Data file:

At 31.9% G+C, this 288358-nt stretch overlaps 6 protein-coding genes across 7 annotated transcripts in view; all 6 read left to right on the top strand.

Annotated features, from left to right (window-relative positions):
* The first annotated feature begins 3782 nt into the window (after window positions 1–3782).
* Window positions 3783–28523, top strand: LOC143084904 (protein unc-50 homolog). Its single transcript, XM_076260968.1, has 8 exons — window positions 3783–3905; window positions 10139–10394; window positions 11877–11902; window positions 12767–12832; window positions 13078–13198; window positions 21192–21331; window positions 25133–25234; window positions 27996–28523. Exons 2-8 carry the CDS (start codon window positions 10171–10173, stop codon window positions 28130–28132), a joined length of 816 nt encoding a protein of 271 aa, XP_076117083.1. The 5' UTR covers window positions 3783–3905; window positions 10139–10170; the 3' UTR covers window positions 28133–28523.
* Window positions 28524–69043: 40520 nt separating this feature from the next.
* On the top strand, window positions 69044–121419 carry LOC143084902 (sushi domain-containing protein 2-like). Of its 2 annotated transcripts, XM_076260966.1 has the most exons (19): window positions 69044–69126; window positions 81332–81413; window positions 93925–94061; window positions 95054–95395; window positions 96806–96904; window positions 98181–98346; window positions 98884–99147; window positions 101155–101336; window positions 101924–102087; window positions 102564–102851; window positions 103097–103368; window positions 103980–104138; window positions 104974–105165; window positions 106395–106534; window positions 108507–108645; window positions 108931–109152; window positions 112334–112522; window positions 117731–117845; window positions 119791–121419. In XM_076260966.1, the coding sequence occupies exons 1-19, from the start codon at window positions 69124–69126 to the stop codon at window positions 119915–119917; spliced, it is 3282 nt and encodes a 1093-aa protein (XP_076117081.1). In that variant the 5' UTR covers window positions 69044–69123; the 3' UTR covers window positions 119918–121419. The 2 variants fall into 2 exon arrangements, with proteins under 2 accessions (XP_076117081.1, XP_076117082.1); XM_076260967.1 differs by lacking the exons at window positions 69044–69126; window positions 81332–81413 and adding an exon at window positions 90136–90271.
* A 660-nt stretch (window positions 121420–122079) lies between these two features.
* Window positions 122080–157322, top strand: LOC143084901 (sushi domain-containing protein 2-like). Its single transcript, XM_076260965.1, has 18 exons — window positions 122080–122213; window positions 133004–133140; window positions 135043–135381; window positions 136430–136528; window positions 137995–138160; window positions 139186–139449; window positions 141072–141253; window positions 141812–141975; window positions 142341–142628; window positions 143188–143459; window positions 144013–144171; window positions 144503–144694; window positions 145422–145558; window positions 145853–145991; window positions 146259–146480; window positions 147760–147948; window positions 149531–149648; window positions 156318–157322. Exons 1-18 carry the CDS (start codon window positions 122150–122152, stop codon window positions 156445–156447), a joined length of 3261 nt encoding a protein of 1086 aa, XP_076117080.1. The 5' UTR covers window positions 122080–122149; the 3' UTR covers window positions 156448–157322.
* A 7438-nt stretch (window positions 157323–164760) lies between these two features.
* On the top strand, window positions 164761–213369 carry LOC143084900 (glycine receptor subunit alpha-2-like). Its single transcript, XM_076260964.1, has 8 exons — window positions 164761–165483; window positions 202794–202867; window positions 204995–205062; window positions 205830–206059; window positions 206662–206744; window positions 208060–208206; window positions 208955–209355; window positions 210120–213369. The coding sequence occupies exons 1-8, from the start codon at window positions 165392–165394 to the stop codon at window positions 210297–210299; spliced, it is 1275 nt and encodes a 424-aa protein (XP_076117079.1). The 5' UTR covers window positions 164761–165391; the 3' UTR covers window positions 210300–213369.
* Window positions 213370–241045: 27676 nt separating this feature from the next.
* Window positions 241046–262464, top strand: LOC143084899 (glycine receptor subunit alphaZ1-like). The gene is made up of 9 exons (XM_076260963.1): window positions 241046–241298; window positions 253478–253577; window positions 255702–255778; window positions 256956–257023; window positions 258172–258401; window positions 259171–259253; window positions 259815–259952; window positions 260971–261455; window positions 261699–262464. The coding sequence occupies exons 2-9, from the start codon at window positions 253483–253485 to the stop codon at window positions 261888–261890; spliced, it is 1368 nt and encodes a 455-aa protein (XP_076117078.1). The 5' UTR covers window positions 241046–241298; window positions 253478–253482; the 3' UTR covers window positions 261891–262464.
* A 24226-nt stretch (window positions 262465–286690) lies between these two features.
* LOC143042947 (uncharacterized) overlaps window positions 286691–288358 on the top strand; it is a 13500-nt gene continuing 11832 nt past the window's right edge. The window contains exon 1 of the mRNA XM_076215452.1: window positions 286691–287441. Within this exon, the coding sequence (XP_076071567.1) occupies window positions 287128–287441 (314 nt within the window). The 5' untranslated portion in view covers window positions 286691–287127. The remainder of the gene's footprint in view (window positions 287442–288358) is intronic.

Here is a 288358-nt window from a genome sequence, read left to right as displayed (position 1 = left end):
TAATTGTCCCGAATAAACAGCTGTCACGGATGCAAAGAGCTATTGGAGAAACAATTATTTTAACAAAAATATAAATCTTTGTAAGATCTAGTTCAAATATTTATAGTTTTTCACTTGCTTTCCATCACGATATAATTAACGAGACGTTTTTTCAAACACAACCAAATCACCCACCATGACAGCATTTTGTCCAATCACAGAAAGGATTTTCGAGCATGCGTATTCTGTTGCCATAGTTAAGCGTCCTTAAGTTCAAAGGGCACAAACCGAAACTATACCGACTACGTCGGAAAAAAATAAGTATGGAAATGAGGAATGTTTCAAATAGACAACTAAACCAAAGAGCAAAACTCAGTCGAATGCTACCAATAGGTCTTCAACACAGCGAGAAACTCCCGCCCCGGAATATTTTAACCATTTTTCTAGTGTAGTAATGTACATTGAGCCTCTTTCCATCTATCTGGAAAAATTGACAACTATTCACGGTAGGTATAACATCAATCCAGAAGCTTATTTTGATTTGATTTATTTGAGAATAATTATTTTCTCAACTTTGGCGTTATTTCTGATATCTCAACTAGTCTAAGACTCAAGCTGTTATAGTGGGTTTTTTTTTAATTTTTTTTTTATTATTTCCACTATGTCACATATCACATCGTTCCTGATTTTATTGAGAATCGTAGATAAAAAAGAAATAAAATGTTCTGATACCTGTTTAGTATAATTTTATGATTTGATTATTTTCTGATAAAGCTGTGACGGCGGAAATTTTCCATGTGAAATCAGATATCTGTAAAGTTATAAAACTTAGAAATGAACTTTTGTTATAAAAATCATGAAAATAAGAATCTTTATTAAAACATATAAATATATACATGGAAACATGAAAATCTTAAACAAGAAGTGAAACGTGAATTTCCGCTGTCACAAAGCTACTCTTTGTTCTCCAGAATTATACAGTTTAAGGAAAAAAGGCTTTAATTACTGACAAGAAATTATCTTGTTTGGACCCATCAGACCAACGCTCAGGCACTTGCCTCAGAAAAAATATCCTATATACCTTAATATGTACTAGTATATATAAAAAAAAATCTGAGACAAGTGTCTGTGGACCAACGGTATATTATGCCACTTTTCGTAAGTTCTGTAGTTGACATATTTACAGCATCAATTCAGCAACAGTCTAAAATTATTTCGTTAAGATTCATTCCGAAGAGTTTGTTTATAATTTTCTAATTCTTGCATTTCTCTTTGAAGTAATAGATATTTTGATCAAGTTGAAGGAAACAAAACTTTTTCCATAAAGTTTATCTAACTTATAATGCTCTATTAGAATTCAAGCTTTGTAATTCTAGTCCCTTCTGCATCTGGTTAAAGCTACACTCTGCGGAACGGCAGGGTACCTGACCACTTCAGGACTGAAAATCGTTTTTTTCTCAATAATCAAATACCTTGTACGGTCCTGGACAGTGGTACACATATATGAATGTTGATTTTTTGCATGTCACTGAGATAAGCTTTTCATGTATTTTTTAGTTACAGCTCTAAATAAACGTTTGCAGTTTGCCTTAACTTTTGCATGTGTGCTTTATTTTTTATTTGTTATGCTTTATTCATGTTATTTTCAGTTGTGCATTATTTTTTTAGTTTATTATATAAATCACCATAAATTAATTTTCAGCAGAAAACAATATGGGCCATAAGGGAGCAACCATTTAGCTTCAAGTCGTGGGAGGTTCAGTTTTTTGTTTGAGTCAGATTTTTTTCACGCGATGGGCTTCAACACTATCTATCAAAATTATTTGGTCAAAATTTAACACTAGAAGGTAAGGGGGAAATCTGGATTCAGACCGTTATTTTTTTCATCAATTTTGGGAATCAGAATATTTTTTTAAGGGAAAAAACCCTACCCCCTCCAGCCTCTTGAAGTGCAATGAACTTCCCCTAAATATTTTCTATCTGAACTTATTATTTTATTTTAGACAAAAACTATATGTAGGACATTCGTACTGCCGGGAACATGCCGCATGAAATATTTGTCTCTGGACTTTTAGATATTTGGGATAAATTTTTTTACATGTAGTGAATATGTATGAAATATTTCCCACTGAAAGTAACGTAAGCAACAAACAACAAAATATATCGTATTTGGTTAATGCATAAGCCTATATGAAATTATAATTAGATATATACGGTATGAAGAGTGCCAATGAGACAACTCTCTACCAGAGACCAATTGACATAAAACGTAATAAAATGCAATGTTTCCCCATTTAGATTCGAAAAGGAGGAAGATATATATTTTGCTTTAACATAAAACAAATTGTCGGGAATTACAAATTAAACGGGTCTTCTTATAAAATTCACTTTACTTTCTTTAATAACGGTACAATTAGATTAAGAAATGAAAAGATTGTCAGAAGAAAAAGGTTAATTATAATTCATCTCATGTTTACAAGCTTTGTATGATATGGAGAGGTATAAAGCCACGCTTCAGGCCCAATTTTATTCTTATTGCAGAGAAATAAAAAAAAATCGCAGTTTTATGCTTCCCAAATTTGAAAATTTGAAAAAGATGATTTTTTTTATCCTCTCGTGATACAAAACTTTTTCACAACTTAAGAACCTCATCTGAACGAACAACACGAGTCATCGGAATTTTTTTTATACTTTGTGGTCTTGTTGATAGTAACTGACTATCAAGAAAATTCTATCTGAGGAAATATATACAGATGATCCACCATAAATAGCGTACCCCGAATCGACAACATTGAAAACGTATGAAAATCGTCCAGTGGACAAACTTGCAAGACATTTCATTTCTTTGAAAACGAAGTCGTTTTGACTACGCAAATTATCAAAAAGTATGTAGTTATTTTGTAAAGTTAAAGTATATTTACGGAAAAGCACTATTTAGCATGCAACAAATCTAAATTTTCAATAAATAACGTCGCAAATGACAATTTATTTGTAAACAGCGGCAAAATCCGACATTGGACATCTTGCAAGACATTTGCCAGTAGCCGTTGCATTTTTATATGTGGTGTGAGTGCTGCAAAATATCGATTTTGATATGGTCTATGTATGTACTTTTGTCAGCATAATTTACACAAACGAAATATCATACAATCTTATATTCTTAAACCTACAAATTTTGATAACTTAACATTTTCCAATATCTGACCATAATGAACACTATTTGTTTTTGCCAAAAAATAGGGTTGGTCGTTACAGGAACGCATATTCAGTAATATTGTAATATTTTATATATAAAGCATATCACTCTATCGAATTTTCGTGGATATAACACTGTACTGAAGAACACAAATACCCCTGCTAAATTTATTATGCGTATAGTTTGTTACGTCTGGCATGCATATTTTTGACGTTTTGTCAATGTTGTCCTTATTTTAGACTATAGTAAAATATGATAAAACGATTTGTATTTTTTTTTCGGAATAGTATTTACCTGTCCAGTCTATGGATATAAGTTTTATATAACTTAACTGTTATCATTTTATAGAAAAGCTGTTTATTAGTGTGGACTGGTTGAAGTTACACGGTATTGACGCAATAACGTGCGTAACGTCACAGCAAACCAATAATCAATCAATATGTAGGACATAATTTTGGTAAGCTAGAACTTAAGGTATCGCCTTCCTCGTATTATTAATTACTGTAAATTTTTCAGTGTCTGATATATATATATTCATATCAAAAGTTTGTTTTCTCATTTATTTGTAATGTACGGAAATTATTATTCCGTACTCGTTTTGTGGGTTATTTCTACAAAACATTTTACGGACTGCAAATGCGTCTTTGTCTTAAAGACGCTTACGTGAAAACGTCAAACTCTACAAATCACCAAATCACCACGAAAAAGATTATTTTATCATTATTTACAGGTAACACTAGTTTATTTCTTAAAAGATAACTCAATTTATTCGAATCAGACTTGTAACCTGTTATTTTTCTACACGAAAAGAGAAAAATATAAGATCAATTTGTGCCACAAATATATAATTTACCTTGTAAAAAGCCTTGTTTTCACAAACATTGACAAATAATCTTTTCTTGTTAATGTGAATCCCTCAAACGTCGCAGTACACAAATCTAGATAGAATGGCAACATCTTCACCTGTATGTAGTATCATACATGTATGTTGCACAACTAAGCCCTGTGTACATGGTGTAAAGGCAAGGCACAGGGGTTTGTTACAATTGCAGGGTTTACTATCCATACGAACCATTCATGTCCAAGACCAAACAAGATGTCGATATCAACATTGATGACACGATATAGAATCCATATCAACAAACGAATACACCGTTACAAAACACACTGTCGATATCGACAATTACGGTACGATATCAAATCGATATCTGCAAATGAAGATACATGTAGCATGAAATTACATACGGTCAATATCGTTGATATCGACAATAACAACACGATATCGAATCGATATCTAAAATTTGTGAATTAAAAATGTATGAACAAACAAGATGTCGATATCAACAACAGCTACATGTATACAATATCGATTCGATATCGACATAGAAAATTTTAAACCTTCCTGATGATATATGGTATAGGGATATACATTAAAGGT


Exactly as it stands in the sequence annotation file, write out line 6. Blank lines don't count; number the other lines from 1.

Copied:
* On the top strand, window positions 69044–121419 carry LOC143084902 (sushi domain-containing protein 2-like). Of its 2 annotated transcripts, XM_076260966.1 has the most exons (19): window positions 69044–69126; window positions 81332–81413; window positions 93925–94061; window positions 95054–95395; window positions 96806–96904; window positions 98181–98346; window positions 98884–99147; window positions 101155–101336; window positions 101924–102087; window positions 102564–102851; window positions 103097–103368; window positions 103980–104138; window positions 104974–105165; window positions 106395–106534; window positions 108507–108645; window positions 108931–109152; window positions 112334–112522; window positions 117731–117845; window positions 119791–121419. In XM_076260966.1, the coding sequence occupies exons 1-19, from the start codon at window positions 69124–69126 to the stop codon at window positions 119915–119917; spliced, it is 3282 nt and encodes a 1093-aa protein (XP_076117081.1). In that variant the 5' UTR covers window positions 69044–69123; the 3' UTR covers window positions 119918–121419. The 2 variants fall into 2 exon arrangements, with proteins under 2 accessions (XP_076117081.1, XP_076117082.1); XM_076260967.1 differs by lacking the exons at window positions 69044–69126; window positions 81332–81413 and adding an exon at window positions 90136–90271.